Boring Company raises additional $675 million as investors chuck money into holes in the ground

Elon Musk’s tunnel company is now valued at nearly $6 billion

Boring Company raises additional $675 million as investors chuck money into holes in the ground0 The Boring Company’s plan to revolutionize transport is best summarized as “Teslas in tunnels.”

The Boring Company has raised a new round of funding worth $675 million, with Elon Musk’s grand plan to “solve traffic” with tunnels now valued at $5.675 billion.

In a blog post announcing the news, the company reiterated its goals and achievements so far, drawing particular attention to its “next generation” of Prufrock tunnel-boring machines (TBMs).

“Unlike traditional TBMs which require upwards of a dozen or more people to operate, Prufrock is designed to be capable of operating completely remotely and autonomously via computerized systems and requires zero people in the tunnel to operate,” said the company. “The current iteration of Prufrock, called Prufrock-2, is designed to mine at up to 1 mile/week, meaning a tunnel the length of the Las Vegas strip (approximately 4 miles) can be completed in a month.”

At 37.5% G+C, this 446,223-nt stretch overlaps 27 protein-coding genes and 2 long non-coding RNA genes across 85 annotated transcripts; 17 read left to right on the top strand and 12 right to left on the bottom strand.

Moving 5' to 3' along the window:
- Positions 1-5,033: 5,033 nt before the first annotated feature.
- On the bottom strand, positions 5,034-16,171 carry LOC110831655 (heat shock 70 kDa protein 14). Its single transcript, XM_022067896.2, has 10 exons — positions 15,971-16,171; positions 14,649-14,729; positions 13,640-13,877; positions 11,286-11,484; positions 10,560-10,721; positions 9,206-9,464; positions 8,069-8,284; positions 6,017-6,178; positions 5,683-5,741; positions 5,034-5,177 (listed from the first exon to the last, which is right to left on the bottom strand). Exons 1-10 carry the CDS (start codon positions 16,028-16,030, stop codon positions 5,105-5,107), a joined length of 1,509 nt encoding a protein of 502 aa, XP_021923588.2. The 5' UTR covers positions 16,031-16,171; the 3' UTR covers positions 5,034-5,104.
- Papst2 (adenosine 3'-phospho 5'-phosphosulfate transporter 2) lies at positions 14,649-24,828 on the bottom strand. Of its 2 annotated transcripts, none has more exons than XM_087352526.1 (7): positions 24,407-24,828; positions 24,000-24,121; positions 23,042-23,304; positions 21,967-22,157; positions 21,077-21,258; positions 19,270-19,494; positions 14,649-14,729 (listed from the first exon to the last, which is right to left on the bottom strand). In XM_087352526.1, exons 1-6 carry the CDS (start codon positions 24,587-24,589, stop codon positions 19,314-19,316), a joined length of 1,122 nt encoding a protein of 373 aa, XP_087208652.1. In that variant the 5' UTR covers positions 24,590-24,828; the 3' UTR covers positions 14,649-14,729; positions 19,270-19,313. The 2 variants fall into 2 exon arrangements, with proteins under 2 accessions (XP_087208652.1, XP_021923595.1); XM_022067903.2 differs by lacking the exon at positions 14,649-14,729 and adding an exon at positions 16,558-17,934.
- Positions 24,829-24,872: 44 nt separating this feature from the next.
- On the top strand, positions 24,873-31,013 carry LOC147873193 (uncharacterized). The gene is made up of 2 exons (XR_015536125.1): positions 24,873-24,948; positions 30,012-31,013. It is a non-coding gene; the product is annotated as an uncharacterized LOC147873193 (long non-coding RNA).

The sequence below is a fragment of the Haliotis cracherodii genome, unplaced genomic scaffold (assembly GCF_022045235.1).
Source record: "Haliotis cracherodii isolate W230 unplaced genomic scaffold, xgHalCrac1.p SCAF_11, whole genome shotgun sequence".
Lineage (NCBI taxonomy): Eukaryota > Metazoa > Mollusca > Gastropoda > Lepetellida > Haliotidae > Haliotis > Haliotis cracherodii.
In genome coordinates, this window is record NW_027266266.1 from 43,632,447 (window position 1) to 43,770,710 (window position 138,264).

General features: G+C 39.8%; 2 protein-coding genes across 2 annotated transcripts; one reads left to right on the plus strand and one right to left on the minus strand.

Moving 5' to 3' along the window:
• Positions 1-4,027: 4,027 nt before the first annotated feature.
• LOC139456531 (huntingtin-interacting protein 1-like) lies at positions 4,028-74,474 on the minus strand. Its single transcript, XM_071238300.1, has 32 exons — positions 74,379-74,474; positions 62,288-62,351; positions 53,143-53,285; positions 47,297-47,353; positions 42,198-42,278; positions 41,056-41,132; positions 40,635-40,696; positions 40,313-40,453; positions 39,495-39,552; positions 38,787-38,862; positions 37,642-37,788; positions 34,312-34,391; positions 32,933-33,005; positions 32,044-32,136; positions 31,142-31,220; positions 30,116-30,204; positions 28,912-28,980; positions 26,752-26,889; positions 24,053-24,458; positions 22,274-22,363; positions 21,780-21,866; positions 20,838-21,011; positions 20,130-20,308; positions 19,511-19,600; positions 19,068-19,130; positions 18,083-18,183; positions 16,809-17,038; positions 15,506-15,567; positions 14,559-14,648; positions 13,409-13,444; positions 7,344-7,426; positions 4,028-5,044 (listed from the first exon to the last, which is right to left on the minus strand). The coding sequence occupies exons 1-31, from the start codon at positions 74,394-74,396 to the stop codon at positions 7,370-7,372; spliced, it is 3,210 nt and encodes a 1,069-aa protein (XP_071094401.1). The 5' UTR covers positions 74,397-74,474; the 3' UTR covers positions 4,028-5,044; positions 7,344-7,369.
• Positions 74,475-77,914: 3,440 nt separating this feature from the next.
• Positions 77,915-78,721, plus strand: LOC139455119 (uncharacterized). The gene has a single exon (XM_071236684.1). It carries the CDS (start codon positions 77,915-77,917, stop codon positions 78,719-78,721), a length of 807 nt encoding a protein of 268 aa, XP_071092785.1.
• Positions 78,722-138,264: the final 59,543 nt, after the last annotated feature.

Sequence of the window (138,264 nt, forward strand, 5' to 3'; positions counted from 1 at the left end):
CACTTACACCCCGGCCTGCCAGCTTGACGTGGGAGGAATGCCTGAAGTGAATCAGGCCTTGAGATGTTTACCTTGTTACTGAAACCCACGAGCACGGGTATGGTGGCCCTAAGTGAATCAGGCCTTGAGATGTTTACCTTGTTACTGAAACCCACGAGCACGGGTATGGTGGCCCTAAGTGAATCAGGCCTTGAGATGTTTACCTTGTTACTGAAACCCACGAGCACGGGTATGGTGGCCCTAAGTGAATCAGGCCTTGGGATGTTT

So far, The Boring Company has built just two operational 0.8-mile tunnels underneath the Las Vegas Convention Center, as well as 1.1-mile test tunnel in Hawthorne, California. The company has been pitching its services far and wide, and although many projects have run aground, authorities in Las Vegas last year approved the construction of a 29-mile tunnel system containing 51 stations.

Boring Company raises additional $675 million as investors chuck money into holes in the ground1 The planned Las Vegas tunnel system, dubbed the Vegas Loop.

The Boring Company describes its tunnels as a “public transportation system that resembles an underground highway” but — more succinctly and accurately — as “Teslas in tunnels.” Originally, Musk said the company’s tunnels would use autonomous sleds to carry cars and specially-designed pods at speeds of up 150mph to transport pedestrians and cyclists. So far, they’re currently limited to electric vehicles (Teslas) driven by human employees at around 50mph and carrying ticketed passengers.

The company’s Las Vegas tunnels have been open for a few years now, and first-hand impressions have been mixed to say the least. When everything goes to plan, the company’s tunnels let cars pass through them at sedate speeds. But when they’re busy they also create their own traffic jams — the very problem they’re intended to solve.

Investors, though, don’t necessarily care whether or not founders like Musk ultimately follow through on their hyperbole, only that the companies they run attract enough customers and revenue to pay back their own investments. And Musk has proved, time and time again, that’s he’s very good at pushing up share prices and valuations. For the meantime, that means The Boring Company has a lot of tunnels left to dig.
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